TORONTO – A decision is expected Monday as to whether the identities of doctors who might be involved in helping a terminally ill man in Ontario kill himself should be kept secret along with those of the patient and his relatives.
Superior Court Justice Thomas McEwen had been expected to rule on the issue as early as Friday in a case the government said was the first in the province.
A group of news outlets agreed the identity of the man and his family should remain private but in a hearing on Thursday opposed secrecy for the doctors who help him die. In an interim order, McEwen ordered identifying information withheld pending his ruling.
Court documents show the man, 80, identified only as A.B., is seeking a constitutional exemption for a doctor-assisted death in what may be the first such case in Ontario. That hearing is set to take place later this month, but A.B. and his family want the case to proceed anonymously.
“To die with dignity, the moving party must do so with privacy and away from media scrutiny and public attention,” his court application stated.
“(He) therefore requires this court’s assistance to help ensure that his final days are as peaceful and as private as possible, and that the emotional suffering of both him and his family members is not exacerbated by potential intrusion by the public.”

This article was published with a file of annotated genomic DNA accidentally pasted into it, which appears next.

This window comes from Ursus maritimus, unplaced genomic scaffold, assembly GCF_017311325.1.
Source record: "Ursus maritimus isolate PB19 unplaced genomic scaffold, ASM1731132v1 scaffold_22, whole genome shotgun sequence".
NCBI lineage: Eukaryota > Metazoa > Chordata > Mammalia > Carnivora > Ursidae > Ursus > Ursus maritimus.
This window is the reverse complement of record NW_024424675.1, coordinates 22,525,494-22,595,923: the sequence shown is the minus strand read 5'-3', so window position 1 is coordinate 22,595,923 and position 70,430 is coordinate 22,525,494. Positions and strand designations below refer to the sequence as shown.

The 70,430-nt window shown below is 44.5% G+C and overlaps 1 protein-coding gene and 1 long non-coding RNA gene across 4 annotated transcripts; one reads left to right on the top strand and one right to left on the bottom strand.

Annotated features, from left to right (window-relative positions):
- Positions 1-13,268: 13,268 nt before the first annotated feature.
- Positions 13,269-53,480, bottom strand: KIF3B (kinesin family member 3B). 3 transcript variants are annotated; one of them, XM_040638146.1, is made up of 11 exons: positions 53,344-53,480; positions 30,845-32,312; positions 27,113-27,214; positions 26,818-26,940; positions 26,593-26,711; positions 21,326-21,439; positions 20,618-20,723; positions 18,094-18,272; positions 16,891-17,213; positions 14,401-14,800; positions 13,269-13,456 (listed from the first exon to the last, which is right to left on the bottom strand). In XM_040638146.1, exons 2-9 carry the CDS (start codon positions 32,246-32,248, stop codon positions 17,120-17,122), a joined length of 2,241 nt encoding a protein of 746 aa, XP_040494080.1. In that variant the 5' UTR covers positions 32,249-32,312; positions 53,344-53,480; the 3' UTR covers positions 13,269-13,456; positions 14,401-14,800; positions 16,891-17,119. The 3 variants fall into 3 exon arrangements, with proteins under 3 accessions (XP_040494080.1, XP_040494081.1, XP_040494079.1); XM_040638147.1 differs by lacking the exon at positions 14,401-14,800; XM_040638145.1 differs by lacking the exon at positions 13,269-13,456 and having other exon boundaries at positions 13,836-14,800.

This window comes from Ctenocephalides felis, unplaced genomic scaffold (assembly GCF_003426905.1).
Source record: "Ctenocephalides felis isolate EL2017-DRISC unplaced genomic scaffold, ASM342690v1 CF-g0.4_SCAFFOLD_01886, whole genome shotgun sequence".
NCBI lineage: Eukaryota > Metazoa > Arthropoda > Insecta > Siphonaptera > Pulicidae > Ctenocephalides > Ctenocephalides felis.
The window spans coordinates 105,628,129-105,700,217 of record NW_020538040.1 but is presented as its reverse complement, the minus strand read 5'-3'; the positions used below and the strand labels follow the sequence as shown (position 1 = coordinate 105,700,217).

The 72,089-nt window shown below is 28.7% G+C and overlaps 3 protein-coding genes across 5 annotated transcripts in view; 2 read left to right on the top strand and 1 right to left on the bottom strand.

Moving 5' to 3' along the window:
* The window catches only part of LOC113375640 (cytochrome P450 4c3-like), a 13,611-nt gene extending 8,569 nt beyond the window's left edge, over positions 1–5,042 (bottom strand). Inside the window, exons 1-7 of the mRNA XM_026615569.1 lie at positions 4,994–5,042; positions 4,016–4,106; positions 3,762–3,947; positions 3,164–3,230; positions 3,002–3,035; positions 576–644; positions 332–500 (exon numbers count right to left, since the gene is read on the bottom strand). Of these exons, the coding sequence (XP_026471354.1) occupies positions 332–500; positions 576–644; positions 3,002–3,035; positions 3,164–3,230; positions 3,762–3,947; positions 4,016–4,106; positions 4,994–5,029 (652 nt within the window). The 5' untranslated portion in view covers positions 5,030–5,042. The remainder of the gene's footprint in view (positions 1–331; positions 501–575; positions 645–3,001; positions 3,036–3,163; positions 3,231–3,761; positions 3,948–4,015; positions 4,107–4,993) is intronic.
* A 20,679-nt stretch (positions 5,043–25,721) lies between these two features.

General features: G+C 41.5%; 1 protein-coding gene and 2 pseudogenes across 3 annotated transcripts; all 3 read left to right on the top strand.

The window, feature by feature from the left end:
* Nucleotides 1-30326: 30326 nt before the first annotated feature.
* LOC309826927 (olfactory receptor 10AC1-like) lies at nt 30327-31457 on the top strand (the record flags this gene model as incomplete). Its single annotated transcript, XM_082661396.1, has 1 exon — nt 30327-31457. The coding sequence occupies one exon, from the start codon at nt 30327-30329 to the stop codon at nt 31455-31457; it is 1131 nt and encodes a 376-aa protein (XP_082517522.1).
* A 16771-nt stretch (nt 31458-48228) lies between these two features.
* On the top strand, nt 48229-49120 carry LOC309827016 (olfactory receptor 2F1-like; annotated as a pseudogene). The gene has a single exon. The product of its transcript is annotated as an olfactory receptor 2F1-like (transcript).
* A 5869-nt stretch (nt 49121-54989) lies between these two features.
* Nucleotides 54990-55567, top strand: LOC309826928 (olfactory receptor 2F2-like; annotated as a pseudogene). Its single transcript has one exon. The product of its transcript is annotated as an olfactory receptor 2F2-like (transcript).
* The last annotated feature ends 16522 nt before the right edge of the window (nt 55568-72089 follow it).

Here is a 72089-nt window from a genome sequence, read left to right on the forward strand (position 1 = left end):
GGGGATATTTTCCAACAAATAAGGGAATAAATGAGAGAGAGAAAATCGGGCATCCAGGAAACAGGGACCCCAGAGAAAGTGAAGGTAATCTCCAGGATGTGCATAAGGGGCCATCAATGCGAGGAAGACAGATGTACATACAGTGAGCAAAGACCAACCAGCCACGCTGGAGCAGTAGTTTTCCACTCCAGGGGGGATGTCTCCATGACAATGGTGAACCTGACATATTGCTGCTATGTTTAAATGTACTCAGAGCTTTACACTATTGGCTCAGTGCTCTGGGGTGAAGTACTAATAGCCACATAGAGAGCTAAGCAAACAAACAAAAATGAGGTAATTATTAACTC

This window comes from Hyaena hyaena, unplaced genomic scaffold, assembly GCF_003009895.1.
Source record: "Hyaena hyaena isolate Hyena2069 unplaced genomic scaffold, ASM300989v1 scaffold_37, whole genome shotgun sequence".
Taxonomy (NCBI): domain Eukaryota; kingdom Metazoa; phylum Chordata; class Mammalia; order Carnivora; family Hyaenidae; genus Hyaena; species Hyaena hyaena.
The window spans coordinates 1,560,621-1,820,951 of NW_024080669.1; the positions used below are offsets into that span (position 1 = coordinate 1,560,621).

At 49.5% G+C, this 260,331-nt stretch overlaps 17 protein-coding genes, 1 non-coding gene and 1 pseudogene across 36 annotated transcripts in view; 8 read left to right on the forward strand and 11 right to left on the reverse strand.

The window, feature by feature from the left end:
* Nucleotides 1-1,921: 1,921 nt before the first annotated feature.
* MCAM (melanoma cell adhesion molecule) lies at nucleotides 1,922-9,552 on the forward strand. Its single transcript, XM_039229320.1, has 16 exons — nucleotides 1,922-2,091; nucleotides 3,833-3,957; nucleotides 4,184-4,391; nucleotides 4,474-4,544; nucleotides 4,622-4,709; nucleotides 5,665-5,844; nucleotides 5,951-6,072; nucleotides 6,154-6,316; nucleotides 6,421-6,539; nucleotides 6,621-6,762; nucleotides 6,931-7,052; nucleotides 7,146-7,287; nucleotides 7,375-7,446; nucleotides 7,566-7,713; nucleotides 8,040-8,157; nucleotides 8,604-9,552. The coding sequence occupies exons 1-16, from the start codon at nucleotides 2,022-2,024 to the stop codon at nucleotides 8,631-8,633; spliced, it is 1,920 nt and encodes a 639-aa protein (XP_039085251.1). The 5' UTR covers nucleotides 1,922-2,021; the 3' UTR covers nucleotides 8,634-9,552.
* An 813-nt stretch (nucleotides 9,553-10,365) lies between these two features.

In a supporting affidavit, the man writes that he was diagnosed with advanced aggressive lymphoma in 2012, a terminal condition that has left him in “intolerable pain and distress that cannot be alleviated.”
The man and his daughter expressed concern that reporters might try to contact the family, or that they could face unwanted scrutiny.
“I am anxious about the possibility of individuals or groups who oppose physician-assisted suicide making contact with, or harassing, me or my family members,” he says.
Last year, the Supreme Court of Canada struck down laws that made it a criminal offence for doctors to help someone die. The court gave the government a year to rewrite the laws.
However, unable to meet the deadline, the government asked the court for an extension. The courts granted another four months, but said the terminally ill could apply to superior courts for an exemption to the ban during that period.
On Monday, a Calgary woman, identified only as Ms. S, gained what is believed to be the first such exemption. She died with the help of two doctors in Vancouver the same day.
In arguing for his need for privacy, the Ontario man’s lawyers called him a “patient in need of medical services” rather than a traditional litigant.
“Protecting his privacy and that of his family and physicians is of utmost importance in these final days of his life, whereas the relevance and public interest in the identity of these individuals are extremely limited or non-existent,” his lawyer argued in court documents.
“His pursuit of a dignified death would be undermined by the stresses, distractions and unwanted interference associated with media and public scrutiny of the exercise of his constitutional right to die.”
© 2016 The Canadian Press